The butt wriggled some more, and the Reverend clipped the leash to his harness and then down the stairs and out of the office and into the First Church of the Infinite Christ and out the front door onto Rose Street. Shit. Bag. Garbage can. And then the two were on the Main Drag while the sun made its first advances on the neighborhood. Drunks staggered home past joggers; the Hetfields and McCoys of early Sunday mornings. The intellectually mobile walked down to the Broadside Newsstand in their pajamas clutching five dollar bills to buy the Sunday Cenotaph. It was the size of a starter home. World news, local news, sports, coupons, the op-ed page, coupons, the funnies, the important obituaries, coupons, the Magazine, the style section, arts and farts, coupons. Couples sat in bed half-naked and drinking coffee and hate-reading the paper to one another.

The Reverend Arcade Jones greeted everyone he passed, and so did Emergency. They smiled the whole way; Arcade was a people person, and Emergency was a people dog.

“May I recommend the red wolf?”

“Hmm. Tell me about it.”

“A lean meat,” Mr. Leopard said. “Very little fat. Flavorful without being aggressive, and it has the most fascinating finish. Tangy, but not coy. A mouthfeel halfway between turkey and veal.”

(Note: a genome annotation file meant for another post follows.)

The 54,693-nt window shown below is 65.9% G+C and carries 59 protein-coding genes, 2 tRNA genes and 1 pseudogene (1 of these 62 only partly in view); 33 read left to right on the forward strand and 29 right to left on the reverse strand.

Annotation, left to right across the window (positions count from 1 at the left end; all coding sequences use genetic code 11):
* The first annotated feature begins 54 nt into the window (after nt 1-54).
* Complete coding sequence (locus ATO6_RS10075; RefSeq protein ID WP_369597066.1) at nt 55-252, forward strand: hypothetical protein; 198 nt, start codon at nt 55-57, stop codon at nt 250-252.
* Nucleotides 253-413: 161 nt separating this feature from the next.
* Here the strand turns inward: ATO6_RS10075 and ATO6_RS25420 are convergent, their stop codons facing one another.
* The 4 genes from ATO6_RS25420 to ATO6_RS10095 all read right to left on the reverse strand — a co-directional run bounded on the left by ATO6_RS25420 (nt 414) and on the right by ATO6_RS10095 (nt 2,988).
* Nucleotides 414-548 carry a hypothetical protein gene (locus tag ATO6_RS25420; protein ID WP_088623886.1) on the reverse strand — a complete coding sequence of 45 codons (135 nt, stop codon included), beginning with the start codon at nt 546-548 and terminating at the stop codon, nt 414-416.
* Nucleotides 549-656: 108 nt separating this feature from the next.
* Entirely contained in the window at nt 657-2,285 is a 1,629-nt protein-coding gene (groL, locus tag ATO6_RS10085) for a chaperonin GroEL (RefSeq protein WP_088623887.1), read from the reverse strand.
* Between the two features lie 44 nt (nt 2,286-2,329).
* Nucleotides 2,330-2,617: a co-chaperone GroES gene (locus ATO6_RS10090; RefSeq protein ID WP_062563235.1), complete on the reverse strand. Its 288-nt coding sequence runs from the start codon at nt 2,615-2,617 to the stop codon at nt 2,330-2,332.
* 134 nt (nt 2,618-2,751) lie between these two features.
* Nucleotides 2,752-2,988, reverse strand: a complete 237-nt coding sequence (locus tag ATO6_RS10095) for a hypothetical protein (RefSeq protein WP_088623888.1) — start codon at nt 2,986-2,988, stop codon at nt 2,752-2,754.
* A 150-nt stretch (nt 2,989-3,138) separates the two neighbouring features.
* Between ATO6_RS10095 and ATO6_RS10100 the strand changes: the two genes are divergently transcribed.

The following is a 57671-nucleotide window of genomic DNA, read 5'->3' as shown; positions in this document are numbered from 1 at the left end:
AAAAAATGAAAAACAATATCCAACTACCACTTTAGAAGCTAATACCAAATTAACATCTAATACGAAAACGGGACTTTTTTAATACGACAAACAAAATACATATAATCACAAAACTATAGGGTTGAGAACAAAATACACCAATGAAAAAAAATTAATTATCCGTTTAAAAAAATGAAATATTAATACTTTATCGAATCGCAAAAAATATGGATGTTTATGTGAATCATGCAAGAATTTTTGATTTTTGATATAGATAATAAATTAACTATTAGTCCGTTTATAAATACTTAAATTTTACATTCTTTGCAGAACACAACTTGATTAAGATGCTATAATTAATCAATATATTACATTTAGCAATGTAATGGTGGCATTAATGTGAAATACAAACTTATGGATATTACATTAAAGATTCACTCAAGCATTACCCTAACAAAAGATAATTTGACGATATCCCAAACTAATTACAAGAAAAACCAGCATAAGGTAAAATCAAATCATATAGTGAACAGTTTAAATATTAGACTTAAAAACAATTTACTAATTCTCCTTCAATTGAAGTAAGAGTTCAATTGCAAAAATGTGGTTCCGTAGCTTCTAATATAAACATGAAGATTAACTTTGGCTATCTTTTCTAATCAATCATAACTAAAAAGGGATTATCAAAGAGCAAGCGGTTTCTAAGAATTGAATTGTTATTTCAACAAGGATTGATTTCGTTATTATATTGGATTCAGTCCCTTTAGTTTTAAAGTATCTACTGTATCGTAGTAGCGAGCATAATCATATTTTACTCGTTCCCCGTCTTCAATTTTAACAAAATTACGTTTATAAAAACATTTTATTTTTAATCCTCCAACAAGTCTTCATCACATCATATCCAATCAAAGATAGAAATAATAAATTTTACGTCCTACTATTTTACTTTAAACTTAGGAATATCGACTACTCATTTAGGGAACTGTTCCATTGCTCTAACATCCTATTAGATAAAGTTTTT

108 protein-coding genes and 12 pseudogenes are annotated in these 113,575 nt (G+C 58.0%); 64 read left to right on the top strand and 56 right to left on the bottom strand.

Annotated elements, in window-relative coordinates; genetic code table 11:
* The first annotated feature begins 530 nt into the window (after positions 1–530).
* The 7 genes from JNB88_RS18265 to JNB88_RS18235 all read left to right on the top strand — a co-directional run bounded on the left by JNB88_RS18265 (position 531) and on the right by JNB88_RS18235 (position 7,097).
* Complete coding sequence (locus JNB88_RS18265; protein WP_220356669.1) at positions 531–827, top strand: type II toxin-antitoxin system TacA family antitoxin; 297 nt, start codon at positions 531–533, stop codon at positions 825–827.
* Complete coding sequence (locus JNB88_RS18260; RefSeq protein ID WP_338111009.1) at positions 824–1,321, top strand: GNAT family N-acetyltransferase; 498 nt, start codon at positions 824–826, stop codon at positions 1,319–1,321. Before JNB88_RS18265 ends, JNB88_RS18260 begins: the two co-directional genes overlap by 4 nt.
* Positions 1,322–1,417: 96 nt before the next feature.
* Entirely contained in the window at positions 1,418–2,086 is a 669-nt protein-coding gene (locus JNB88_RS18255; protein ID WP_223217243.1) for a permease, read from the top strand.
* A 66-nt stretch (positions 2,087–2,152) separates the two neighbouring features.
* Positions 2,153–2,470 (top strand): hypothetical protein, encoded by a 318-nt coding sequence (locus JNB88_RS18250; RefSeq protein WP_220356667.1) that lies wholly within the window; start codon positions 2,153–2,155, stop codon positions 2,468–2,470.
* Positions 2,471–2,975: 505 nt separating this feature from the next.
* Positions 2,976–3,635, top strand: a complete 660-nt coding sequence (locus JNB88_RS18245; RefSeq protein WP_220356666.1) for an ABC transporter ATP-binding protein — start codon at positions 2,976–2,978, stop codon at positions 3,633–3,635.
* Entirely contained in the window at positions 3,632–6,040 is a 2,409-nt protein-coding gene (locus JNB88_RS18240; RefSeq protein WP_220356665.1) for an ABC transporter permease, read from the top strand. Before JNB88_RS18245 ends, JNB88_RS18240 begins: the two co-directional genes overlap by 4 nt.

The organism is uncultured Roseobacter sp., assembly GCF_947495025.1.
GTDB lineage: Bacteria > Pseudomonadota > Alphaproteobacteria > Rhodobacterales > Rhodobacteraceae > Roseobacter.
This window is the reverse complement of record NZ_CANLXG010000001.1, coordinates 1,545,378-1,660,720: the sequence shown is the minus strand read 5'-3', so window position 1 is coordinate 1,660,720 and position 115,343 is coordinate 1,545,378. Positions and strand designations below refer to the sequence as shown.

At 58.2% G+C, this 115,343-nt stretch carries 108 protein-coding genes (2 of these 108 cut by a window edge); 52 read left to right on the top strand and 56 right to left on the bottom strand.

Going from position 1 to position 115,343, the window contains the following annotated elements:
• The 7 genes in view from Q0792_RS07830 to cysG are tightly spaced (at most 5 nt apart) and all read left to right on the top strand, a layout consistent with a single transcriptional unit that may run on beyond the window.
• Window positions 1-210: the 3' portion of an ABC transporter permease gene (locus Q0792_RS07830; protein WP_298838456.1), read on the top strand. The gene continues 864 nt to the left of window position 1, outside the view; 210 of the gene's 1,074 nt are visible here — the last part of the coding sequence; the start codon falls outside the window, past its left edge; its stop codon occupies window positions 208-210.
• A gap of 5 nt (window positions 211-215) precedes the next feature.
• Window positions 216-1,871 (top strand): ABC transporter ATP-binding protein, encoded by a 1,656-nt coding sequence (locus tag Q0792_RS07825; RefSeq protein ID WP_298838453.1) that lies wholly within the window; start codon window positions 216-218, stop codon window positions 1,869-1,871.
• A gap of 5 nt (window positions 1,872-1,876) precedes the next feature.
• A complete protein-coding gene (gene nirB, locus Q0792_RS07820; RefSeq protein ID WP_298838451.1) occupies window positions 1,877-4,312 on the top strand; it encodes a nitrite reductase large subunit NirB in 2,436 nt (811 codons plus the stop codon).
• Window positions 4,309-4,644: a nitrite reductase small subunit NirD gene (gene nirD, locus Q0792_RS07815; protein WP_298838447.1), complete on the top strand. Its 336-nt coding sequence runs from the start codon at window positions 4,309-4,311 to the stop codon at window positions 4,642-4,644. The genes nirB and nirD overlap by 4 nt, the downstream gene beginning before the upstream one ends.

“My mouth feels like it’s watering,” Mr. France said, laughing at his own joke.

“There are fewer than 100 left in the world. We do a tartare with Maltese capers, or a bone-in shank over wild rice.”

“The shank sounds perfect.”

“It shall be. And you, Mr. Denmark?”

Mr, Leopard had found that if he forced his customers to use code names, he could charge them more. People would pay good money to feel like they’re getting away with something, and you could get away with anything besides being poor at the restaurant with no name. The carpet was dark and forgettable, and the tables were as solid as the dollar. Not dark, but dim. Clubby. Everything in the dining room was chosen to project one message: we are in here, and they are out there, and let us take advantage of that fact.

Mr. Denmark had piggy eyes and a thousand-dollar tie, and he only smiled when he was causing pain. He was smiling.

“I was thinking about ordering off the menu tonight.”

Mr. Leopard smiled. He had too many teeth.

“Of course. We have a scotch fillet that’s delightful. Tender as a daydream. Or, if you’re in a savage mood, we have short ribs that Chef has coated in a teriyaki glaze that would knock your socks off.”

“Is that what happened to you?”

Mr. Leopard was barefoot. He smiled. They always said the same thing.


“I’m feeling savage,” Mr. Denmark said.

“Aren’t we all? The ribs it is.”

Mr. France had the cleanest fingernails you’ve ever seen. He said,

“Mr. Leopard, I have heard from here and there that you’ll be having a very special special soon.”

Mr. Leopard smiled again, but this time you could not see his teeth. His posture remained solicitous and he put his hands together in front of him like he was praying. His fingers each had an extra knuckle.

“Oh, have you?”

“Secrets are so hard to keep.”

“I disagree. The trick is to not tell them to anyone.”